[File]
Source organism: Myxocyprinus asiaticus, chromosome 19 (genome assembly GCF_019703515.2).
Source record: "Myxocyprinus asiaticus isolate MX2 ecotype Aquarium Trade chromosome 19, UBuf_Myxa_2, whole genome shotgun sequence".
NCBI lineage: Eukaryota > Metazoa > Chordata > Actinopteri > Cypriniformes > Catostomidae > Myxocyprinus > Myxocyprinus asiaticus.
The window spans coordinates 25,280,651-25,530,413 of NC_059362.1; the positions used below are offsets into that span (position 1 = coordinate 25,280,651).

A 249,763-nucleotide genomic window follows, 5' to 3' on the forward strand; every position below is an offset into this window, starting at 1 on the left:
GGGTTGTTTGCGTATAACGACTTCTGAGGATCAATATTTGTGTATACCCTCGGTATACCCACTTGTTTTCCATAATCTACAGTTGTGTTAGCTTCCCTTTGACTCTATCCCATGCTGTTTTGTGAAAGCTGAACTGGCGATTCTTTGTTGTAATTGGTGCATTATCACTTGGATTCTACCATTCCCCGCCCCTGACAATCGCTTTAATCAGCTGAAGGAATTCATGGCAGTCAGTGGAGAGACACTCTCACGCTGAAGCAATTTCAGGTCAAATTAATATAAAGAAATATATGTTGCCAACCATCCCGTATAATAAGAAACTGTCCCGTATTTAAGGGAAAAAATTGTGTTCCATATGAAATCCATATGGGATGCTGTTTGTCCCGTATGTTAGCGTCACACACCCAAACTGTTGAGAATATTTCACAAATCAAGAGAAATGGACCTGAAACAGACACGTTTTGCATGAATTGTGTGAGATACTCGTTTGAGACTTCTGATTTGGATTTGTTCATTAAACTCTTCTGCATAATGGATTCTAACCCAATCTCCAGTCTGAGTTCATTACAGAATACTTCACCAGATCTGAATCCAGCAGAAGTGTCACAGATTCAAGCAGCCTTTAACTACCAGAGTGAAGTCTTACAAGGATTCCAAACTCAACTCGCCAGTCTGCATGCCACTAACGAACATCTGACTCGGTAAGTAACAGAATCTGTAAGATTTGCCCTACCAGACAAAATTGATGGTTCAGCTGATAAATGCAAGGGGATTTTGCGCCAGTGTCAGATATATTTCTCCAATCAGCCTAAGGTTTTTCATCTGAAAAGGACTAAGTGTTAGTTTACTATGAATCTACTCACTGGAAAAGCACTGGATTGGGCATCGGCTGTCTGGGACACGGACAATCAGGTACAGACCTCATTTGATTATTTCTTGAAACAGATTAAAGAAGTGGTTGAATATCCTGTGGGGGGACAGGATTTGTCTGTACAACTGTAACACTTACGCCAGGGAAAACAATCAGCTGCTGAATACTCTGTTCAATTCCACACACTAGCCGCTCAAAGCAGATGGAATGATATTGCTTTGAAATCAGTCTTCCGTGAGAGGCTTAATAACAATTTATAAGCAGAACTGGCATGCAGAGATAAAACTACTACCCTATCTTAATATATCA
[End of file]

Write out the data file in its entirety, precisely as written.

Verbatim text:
Source organism: Myxocyprinus asiaticus, chromosome 19 (genome assembly GCF_019703515.2).
Source record: "Myxocyprinus asiaticus isolate MX2 ecotype Aquarium Trade chromosome 19, UBuf_Myxa_2, whole genome shotgun sequence".
NCBI lineage: Eukaryota > Metazoa > Chordata > Actinopteri > Cypriniformes > Catostomidae > Myxocyprinus > Myxocyprinus asiaticus.
The window spans coordinates 25,280,651-25,530,413 of NC_059362.1; the positions used below are offsets into that span (position 1 = coordinate 25,280,651).

A 249,763-nucleotide genomic window follows, 5' to 3' on the forward strand; every position below is an offset into this window, starting at 1 on the left:
GGGTTGTTTGCGTATAACGACTTCTGAGGATCAATATTTGTGTATACCCTCGGTATACCCACTTGTTTTCCATAATCTACAGTTGTGTTAGCTTCCCTTTGACTCTATCCCATGCTGTTTTGTGAAAGCTGAACTGGCGATTCTTTGTTGTAATTGGTGCATTATCACTTGGATTCTACCATTCCCCGCCCCTGACAATCGCTTTAATCAGCTGAAGGAATTCATGGCAGTCAGTGGAGAGACACTCTCACGCTGAAGCAATTTCAGGTCAAATTAATATAAAGAAATATATGTTGCCAACCATCCCGTATAATAAGAAACTGTCCCGTATTTAAGGGAAAAAATTGTGTTCCATATGAAATCCATATGGGATGCTGTTTGTCCCGTATGTTAGCGTCACACACCCAAACTGTTGAGAATATTTCACAAATCAAGAGAAATGGACCTGAAACAGACACGTTTTGCATGAATTGTGTGAGATACTCGTTTGAGACTTCTGATTTGGATTTGTTCATTAAACTCTTCTGCATAATGGATTCTAACCCAATCTCCAGTCTGAGTTCATTACAGAATACTTCACCAGATCTGAATCCAGCAGAAGTGTCACAGATTCAAGCAGCCTTTAACTACCAGAGTGAAGTCTTACAAGGATTCCAAACTCAACTCGCCAGTCTGCATGCCACTAACGAACATCTGACTCGGTAAGTAACAGAATCTGTAAGATTTGCCCTACCAGACAAAATTGATGGTTCAGCTGATAAATGCAAGGGGATTTTGCGCCAGTGTCAGATATATTTCTCCAATCAGCCTAAGGTTTTTCATCTGAAAAGGACTAAGTGTTAGTTTACTATGAATCTACTCACTGGAAAAGCACTGGATTGGGCATCGGCTGTCTGGGACACGGACAATCAGGTACAGACCTCATTTGATTATTTCTTGAAACAGATTAAAGAAGTGGTTGAATATCCTGTGGGGGGACAGGATTTGTCTGTACAACTGTAACACTTACGCCAGGGAAAACAATCAGCTGCTGAATACTCTGTTCAATTCCACACACTAGCCGCTCAAAGCAGATGGAATGATATTGCTTTGAAATCAGTCTTCCGTGAGAGGCTTAATAACAATTTATAAGCAGAACTGGCATGCAGAGATAAAACTACTACCCTATCTTAATATATCA